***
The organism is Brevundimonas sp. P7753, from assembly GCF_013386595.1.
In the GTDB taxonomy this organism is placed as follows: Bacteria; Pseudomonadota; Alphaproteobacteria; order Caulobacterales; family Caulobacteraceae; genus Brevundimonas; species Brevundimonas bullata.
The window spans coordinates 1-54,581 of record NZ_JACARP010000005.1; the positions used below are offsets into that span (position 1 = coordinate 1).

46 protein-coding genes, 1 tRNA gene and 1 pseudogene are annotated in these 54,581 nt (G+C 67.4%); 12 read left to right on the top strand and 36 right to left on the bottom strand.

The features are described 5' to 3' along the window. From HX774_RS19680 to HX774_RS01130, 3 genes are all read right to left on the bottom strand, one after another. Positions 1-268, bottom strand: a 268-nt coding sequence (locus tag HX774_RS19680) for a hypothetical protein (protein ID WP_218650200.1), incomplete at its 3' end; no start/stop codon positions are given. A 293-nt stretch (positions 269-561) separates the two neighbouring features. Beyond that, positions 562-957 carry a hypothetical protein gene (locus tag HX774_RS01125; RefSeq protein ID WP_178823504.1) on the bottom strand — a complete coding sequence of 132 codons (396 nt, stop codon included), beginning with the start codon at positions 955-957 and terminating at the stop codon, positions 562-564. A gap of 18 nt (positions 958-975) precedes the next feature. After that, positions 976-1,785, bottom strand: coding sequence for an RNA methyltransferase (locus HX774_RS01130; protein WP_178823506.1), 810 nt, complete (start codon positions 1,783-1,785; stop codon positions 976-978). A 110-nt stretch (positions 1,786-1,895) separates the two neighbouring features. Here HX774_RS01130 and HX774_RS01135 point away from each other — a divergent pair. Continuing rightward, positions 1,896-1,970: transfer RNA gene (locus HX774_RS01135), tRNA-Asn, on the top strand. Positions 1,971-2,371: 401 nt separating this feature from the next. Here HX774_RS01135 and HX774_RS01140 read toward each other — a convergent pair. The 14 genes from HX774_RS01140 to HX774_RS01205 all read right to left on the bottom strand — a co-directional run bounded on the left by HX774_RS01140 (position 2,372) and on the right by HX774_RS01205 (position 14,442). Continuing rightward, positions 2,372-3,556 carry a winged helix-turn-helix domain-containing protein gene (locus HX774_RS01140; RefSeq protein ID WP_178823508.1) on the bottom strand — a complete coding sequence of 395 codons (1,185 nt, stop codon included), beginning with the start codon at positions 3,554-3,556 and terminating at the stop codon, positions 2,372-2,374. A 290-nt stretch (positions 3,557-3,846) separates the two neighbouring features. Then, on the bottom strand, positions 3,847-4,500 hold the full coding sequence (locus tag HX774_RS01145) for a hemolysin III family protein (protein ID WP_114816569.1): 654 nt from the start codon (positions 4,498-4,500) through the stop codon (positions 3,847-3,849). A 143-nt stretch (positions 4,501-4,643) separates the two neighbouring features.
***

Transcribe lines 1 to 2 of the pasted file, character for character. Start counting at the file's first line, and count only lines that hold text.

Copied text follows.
The organism is Brevundimonas sp. P7753, from assembly GCF_013386595.1.
In the GTDB taxonomy this organism is placed as follows: Bacteria; Pseudomonadota; Alphaproteobacteria; order Caulobacterales; family Caulobacteraceae; genus Brevundimonas; species Brevundimonas bullata.